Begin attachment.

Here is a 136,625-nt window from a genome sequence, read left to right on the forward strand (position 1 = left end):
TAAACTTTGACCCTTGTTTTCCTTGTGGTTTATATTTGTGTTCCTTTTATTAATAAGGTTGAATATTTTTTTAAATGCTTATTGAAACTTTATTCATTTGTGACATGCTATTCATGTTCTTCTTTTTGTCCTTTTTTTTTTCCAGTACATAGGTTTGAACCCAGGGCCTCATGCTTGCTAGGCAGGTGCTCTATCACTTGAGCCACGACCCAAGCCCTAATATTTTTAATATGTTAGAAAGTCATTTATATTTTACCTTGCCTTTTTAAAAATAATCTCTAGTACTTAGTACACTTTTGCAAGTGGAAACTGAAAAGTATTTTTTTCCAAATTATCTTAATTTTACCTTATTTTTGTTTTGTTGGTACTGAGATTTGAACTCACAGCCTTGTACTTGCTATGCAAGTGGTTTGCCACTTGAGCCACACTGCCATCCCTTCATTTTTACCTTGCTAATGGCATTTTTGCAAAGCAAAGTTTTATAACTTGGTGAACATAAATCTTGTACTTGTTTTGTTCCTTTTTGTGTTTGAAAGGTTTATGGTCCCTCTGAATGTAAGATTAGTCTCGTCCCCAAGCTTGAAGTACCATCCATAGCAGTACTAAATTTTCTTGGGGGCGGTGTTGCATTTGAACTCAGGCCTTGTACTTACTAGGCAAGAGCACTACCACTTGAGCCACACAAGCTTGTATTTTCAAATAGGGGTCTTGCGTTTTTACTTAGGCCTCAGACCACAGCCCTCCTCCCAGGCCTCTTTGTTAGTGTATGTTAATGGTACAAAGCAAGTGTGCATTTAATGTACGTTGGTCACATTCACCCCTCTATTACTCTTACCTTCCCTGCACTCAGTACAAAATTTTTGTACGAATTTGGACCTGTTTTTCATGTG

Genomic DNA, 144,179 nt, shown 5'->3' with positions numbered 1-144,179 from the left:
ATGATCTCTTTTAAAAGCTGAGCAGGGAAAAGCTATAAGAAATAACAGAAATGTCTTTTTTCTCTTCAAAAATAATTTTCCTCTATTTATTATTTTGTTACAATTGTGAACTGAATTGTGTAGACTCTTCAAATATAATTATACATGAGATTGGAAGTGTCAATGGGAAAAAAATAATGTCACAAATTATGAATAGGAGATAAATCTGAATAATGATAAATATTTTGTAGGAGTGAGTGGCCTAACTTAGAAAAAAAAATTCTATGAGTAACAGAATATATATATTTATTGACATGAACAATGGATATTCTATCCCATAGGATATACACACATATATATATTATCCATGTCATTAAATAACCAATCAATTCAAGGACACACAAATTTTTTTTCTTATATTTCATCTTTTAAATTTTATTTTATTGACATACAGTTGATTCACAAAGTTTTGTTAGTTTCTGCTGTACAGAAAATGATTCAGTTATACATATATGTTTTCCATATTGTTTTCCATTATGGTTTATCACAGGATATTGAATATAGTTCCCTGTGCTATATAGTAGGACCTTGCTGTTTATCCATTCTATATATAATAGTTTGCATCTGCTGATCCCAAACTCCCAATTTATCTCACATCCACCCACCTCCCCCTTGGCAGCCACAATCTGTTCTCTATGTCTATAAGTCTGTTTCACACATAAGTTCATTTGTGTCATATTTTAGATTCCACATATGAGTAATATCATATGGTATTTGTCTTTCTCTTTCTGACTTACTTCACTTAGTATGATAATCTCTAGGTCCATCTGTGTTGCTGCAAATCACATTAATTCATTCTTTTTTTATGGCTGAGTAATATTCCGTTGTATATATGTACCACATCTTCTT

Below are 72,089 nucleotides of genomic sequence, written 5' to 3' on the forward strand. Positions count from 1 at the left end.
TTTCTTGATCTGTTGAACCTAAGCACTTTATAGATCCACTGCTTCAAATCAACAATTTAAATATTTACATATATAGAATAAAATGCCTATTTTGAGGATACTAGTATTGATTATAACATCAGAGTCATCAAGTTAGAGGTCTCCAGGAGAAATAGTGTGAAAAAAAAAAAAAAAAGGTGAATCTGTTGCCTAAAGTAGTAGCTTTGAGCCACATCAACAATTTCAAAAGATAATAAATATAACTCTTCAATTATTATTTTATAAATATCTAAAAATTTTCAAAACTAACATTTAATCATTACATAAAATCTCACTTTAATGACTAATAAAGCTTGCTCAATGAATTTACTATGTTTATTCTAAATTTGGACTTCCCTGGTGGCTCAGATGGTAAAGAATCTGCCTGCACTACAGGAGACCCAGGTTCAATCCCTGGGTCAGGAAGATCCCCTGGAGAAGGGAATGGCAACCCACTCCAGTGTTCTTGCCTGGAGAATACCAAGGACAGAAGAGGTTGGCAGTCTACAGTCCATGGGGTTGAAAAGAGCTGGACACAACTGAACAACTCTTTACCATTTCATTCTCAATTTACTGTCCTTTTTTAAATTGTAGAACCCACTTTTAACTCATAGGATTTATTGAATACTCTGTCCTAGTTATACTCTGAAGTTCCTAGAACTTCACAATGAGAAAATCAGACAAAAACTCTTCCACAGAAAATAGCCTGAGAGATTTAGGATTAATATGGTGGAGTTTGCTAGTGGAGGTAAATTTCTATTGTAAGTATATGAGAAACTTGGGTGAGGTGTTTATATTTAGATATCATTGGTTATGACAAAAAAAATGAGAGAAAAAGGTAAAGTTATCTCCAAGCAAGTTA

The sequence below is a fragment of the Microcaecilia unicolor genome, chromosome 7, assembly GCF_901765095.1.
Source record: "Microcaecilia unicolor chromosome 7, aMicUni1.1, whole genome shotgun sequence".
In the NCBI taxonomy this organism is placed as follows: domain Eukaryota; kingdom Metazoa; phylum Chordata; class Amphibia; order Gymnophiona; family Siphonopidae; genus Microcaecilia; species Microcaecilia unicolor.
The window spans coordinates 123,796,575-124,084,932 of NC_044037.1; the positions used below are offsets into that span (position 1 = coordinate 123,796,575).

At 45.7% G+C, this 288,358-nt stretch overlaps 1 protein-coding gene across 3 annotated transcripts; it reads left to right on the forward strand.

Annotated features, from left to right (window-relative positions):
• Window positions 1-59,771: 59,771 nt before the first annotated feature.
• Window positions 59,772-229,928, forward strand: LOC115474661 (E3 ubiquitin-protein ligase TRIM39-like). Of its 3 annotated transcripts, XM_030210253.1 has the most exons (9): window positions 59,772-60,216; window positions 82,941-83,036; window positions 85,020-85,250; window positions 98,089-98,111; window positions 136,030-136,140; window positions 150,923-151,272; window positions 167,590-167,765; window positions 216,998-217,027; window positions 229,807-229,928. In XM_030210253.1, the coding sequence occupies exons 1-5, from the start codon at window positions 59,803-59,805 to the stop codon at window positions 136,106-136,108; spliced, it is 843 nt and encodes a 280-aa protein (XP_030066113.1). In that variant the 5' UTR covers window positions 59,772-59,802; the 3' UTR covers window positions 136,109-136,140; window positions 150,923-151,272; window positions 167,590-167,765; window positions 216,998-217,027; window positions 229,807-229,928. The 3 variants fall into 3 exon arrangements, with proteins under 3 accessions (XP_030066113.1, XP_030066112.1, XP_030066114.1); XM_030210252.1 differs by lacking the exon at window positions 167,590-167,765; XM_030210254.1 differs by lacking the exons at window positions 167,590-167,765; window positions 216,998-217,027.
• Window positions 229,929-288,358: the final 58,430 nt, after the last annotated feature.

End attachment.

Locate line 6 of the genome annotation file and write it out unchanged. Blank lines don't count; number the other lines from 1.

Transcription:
TTTCTTGATCTGTTGAACCTAAGCACTTTATAGATCCACTGCTTCAAATCAACAATTTAAATATTTACATATATAGAATAAAATGCCTATTTTGAGGATACTAGTATTGATTATAACATCAGAGTCATCAAGTTAGAGGTCTCCAGGAGAAATAGTGTGAAAAAAAAAAAAAAAAGGTGAATCTGTTGCCTAAAGTAGTAGCTTTGAGCCACATCAACAATTTCAAAAGATAATAAATATAACTCTTCAATTATTATTTTATAAATATCTAAAAATTTTCAAAACTAACATTTAATCATTACATAAAATCTCACTTTAATGACTAATAAAGCTTGCTCAATGAATTTACTATGTTTATTCTAAATTTGGACTTCCCTGGTGGCTCAGATGGTAAAGAATCTGCCTGCACTACAGGAGACCCAGGTTCAATCCCTGGGTCAGGAAGATCCCCTGGAGAAGGGAATGGCAACCCACTCCAGTGTTCTTGCCTGGAGAATACCAAGGACAGAAGAGGTTGGCAGTCTACAGTCCATGGGGTTGAAAAGAGCTGGACACAACTGAACAACTCTTTACCATTTCATTCTCAATTTACTGTCCTTTTTTAAATTGTAGAACCCACTTTTAACTCATAGGATTTATTGAATACTCTGTCCTAGTTATACTCTGAAGTTCCTAGAACTTCACAATGAGAAAATCAGACAAAAACTCTTCCACAGAAAATAGCCTGAGAGATTTAGGATTAATATGGTGGAGTTTGCTAGTGGAGGTAAATTTCTATTGTAAGTATATGAGAAACTTGGGTGAGGTGTTTATATTTAGATATCATTGGTTATGACAAAAAAAATGAGAGAAAAAGGTAAAGTTATCTCCAAGCAAGTTA